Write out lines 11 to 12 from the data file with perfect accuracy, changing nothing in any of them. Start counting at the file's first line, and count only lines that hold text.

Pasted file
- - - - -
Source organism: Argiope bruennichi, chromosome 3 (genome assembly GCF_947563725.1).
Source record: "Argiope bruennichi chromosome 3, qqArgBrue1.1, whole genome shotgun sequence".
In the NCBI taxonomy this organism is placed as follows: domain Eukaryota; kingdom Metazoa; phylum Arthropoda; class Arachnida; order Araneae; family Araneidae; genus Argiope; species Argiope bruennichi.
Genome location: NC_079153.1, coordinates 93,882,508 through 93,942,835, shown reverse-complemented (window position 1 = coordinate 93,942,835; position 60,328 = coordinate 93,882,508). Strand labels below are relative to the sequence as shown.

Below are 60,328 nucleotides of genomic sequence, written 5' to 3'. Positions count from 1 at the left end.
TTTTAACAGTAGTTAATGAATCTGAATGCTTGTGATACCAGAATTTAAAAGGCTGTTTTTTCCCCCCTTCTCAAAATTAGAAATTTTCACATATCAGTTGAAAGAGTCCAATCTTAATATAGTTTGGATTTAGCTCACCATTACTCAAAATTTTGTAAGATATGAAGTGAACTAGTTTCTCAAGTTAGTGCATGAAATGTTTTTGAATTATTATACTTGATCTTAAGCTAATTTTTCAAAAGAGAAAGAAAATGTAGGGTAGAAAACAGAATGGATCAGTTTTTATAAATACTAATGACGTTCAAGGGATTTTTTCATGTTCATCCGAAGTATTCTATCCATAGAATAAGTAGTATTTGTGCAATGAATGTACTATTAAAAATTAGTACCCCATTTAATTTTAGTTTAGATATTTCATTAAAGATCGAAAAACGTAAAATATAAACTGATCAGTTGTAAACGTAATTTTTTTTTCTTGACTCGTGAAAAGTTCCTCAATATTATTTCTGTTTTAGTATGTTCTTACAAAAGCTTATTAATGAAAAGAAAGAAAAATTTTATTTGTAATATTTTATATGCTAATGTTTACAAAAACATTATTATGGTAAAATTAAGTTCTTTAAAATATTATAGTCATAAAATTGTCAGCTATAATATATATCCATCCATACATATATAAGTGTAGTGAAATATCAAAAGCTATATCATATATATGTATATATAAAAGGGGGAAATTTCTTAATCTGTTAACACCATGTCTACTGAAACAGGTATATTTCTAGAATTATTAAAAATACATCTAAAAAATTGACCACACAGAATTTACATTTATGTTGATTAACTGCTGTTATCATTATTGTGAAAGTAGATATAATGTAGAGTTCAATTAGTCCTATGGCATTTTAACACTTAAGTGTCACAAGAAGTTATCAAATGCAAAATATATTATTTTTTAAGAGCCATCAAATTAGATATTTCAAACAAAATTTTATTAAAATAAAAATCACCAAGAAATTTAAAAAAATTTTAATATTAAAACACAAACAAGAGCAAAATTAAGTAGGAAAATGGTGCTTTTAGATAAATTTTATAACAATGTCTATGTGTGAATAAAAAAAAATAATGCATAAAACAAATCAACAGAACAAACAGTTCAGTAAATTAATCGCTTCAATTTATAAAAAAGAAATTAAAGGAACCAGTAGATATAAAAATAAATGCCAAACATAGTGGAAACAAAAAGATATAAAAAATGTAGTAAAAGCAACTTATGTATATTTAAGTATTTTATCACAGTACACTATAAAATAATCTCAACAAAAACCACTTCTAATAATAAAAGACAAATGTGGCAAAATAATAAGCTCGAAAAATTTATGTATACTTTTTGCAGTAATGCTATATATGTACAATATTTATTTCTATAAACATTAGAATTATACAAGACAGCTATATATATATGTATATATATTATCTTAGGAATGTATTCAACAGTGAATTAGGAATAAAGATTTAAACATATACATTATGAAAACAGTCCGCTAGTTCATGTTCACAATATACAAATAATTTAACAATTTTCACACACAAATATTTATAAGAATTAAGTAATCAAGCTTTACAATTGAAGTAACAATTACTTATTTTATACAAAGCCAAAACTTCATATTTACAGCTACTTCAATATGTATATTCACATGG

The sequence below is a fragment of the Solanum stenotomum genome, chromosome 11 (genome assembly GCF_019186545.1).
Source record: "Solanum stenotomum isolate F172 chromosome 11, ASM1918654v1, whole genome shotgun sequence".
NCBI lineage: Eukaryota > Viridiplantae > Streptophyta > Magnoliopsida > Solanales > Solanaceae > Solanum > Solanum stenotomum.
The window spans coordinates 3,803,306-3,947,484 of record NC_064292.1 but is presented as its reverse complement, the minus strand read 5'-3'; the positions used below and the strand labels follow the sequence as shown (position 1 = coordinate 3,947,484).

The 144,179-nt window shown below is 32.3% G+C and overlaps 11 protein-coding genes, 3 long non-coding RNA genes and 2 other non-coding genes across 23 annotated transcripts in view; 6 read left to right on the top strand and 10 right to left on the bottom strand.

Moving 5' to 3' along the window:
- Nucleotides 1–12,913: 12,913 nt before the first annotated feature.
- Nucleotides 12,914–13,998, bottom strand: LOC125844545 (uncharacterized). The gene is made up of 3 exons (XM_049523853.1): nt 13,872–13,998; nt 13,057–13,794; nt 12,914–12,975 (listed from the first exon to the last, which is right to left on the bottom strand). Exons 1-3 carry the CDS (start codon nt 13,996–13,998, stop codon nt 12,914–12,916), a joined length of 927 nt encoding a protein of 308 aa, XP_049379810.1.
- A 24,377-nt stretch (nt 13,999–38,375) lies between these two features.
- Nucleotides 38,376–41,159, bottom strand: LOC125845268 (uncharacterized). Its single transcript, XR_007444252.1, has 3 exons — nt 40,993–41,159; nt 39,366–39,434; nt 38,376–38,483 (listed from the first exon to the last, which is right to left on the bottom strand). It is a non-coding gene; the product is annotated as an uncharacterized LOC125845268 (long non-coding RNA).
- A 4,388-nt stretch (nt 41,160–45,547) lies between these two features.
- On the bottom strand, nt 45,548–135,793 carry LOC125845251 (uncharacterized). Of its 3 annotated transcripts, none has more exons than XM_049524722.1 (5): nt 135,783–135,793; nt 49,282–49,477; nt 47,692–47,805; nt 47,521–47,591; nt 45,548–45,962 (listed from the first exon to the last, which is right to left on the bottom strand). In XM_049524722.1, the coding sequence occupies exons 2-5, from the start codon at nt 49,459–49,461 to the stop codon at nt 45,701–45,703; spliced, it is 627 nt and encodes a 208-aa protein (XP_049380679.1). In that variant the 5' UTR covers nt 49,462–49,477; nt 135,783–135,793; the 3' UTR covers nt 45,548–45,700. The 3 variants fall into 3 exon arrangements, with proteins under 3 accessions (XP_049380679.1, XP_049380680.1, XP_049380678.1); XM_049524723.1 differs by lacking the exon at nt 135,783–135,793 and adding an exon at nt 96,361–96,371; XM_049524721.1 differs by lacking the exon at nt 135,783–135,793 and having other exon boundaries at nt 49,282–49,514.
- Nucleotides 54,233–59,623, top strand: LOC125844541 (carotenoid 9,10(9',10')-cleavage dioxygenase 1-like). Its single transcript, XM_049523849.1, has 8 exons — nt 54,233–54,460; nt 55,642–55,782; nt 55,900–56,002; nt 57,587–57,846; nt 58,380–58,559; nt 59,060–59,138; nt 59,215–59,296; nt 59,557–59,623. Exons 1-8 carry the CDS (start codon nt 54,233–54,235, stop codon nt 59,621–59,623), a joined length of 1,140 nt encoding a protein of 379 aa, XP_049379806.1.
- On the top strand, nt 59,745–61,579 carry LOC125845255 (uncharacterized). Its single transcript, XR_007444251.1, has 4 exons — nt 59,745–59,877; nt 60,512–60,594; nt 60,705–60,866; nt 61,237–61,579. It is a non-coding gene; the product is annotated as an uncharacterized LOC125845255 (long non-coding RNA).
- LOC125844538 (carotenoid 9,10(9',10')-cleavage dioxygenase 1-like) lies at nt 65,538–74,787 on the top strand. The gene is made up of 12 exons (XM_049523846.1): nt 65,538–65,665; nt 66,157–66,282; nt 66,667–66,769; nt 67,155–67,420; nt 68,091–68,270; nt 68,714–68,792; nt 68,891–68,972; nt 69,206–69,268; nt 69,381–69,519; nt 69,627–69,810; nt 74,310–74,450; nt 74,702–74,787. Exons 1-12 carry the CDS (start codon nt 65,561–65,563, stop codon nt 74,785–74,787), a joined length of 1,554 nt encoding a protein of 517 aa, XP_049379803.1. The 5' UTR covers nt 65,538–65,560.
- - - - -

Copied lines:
The 144,179-nt window shown below is 32.3% G+C and overlaps 11 protein-coding genes, 3 long non-coding RNA genes and 2 other non-coding genes across 23 annotated transcripts in view; 6 read left to right on the top strand and 10 right to left on the bottom strand.

Moving 5' to 3' along the window: